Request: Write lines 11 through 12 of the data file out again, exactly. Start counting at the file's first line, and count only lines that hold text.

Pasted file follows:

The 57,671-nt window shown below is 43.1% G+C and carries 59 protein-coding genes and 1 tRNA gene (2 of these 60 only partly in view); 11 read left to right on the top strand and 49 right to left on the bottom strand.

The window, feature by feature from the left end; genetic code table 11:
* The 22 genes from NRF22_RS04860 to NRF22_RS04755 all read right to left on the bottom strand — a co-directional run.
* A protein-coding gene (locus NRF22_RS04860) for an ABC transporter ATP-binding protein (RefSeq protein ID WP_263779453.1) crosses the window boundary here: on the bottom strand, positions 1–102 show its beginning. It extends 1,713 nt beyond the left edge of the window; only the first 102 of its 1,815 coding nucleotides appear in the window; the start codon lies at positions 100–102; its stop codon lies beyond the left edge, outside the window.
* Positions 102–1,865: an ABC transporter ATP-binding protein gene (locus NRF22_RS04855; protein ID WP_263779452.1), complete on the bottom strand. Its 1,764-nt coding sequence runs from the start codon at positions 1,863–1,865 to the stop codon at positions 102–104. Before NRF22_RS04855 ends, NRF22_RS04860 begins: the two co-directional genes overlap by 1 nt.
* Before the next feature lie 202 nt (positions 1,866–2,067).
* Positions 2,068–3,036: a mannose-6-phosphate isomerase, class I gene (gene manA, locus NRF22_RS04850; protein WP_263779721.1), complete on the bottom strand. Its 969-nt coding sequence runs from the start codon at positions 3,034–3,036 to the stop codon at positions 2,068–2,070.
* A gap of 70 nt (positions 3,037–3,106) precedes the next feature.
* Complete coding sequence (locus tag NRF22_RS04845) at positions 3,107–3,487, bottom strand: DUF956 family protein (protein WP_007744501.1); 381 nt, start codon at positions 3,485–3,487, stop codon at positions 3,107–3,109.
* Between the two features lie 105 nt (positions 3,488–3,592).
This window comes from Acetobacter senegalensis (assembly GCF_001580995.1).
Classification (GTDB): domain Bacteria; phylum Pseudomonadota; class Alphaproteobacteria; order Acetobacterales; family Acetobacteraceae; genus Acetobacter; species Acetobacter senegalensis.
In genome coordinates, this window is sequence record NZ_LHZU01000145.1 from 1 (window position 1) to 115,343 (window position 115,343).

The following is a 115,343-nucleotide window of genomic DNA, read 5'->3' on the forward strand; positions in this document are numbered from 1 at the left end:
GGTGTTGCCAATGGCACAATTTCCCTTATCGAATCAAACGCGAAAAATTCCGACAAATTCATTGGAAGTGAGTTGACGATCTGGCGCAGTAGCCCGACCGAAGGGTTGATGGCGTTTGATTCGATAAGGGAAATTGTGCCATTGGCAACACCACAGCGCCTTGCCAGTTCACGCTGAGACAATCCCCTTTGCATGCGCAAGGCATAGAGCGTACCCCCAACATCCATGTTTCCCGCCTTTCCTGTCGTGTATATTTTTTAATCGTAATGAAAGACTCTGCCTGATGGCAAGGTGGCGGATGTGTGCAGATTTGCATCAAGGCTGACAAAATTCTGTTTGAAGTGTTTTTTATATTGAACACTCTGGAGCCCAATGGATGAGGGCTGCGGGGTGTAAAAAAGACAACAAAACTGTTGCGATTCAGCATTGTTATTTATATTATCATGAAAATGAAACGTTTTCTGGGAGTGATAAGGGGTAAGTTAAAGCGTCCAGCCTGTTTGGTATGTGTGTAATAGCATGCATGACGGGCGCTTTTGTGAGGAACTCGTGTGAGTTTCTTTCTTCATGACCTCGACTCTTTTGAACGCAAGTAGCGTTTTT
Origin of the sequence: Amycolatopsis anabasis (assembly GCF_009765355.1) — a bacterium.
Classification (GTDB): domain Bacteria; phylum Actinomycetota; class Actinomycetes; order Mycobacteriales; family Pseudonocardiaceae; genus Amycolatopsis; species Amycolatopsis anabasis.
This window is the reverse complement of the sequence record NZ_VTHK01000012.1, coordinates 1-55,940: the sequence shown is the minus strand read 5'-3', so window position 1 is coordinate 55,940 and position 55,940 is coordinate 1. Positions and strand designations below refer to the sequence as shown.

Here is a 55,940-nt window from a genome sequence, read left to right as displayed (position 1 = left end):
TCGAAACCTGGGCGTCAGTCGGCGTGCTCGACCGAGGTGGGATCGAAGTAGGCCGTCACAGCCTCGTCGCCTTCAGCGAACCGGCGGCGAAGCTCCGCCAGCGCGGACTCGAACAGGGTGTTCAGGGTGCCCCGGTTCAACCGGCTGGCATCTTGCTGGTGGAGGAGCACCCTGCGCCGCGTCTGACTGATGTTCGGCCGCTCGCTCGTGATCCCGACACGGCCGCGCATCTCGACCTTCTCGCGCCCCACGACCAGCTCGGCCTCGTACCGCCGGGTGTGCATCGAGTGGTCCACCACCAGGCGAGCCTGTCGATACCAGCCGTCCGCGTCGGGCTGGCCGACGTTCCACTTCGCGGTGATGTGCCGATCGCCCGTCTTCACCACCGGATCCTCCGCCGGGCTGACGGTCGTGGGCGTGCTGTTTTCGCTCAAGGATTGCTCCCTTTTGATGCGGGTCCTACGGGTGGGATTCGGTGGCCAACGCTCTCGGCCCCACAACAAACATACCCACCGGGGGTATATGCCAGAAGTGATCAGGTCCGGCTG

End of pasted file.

This window comes from Acetobacter senegalensis (assembly GCF_001580995.1).
Classification (GTDB): domain Bacteria; phylum Pseudomonadota; class Alphaproteobacteria; order Acetobacterales; family Acetobacteraceae; genus Acetobacter; species Acetobacter senegalensis.